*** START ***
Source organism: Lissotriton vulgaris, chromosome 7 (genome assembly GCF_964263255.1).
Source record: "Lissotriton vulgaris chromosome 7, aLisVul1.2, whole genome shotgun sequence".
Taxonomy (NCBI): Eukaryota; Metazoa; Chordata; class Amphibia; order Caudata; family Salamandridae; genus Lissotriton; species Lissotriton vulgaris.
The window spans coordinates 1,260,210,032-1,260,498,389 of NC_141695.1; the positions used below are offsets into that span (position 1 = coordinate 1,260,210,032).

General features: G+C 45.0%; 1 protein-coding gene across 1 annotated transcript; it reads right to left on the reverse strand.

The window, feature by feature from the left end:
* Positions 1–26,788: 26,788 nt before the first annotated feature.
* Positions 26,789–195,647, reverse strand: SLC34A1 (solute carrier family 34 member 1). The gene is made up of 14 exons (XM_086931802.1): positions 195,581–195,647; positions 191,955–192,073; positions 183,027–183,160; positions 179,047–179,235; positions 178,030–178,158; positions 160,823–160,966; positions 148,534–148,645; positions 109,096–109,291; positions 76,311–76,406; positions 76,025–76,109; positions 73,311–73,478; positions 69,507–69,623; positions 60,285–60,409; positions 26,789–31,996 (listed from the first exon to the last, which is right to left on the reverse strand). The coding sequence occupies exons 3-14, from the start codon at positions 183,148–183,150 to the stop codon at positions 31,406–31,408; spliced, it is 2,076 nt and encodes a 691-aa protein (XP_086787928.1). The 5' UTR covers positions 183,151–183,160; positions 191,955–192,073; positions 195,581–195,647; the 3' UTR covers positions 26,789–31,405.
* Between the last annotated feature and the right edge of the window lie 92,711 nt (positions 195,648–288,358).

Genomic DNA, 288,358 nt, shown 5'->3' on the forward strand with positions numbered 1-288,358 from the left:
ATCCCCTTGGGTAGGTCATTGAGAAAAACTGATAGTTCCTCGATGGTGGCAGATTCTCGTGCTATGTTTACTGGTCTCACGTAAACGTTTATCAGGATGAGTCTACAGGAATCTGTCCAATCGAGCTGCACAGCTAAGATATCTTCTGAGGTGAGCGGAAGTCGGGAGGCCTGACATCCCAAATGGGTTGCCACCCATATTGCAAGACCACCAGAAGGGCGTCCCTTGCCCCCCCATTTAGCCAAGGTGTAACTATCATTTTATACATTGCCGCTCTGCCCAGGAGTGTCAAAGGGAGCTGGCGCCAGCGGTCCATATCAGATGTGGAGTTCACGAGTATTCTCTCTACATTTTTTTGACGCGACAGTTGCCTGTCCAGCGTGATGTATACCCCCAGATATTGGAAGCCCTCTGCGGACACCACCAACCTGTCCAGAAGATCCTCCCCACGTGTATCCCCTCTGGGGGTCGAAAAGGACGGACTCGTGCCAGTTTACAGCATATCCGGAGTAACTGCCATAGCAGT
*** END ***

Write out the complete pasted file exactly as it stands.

Source organism: Lissotriton vulgaris, chromosome 7 (genome assembly GCF_964263255.1).
Source record: "Lissotriton vulgaris chromosome 7, aLisVul1.2, whole genome shotgun sequence".
Taxonomy (NCBI): Eukaryota; Metazoa; Chordata; class Amphibia; order Caudata; family Salamandridae; genus Lissotriton; species Lissotriton vulgaris.
The window spans coordinates 1,260,210,032-1,260,498,389 of NC_141695.1; the positions used below are offsets into that span (position 1 = coordinate 1,260,210,032).

General features: G+C 45.0%; 1 protein-coding gene across 1 annotated transcript; it reads right to left on the reverse strand.

The window, feature by feature from the left end:
* Positions 1–26,788: 26,788 nt before the first annotated feature.
* Positions 26,789–195,647, reverse strand: SLC34A1 (solute carrier family 34 member 1). The gene is made up of 14 exons (XM_086931802.1): positions 195,581–195,647; positions 191,955–192,073; positions 183,027–183,160; positions 179,047–179,235; positions 178,030–178,158; positions 160,823–160,966; positions 148,534–148,645; positions 109,096–109,291; positions 76,311–76,406; positions 76,025–76,109; positions 73,311–73,478; positions 69,507–69,623; positions 60,285–60,409; positions 26,789–31,996 (listed from the first exon to the last, which is right to left on the reverse strand). The coding sequence occupies exons 3-14, from the start codon at positions 183,148–183,150 to the stop codon at positions 31,406–31,408; spliced, it is 2,076 nt and encodes a 691-aa protein (XP_086787928.1). The 5' UTR covers positions 183,151–183,160; positions 191,955–192,073; positions 195,581–195,647; the 3' UTR covers positions 26,789–31,405.
* Between the last annotated feature and the right edge of the window lie 92,711 nt (positions 195,648–288,358).

Genomic DNA, 288,358 nt, shown 5'->3' on the forward strand with positions numbered 1-288,358 from the left:
ATCCCCTTGGGTAGGTCATTGAGAAAAACTGATAGTTCCTCGATGGTGGCAGATTCTCGTGCTATGTTTACTGGTCTCACGTAAACGTTTATCAGGATGAGTCTACAGGAATCTGTCCAATCGAGCTGCACAGCTAAGATATCTTCTGAGGTGAGCGGAAGTCGGGAGGCCTGACATCCCAAATGGGTTGCCACCCATATTGCAAGACCACCAGAAGGGCGTCCCTTGCCCCCCCATTTAGCCAAGGTGTAACTATCATTTTATACATTGCCGCTCTGCCCAGGAGTGTCAAAGGGAGCTGGCGCCAGCGGTCCATATCAGATGTGGAGTTCACGAGTATTCTCTCTACATTTTTTTGACGCGACAGTTGCCTGTCCAGCGTGATGTATACCCCCAGATATTGGAAGCCCTCTGCGGACACCACCAACCTGTCCAGAAGATCCTCCCCACGTGTATCCCCTCTGGGGGTCGAAAAGGACGGACTCGTGCCAGTTTACAGCATATCCGGAGTAACTGCCATAGCAGT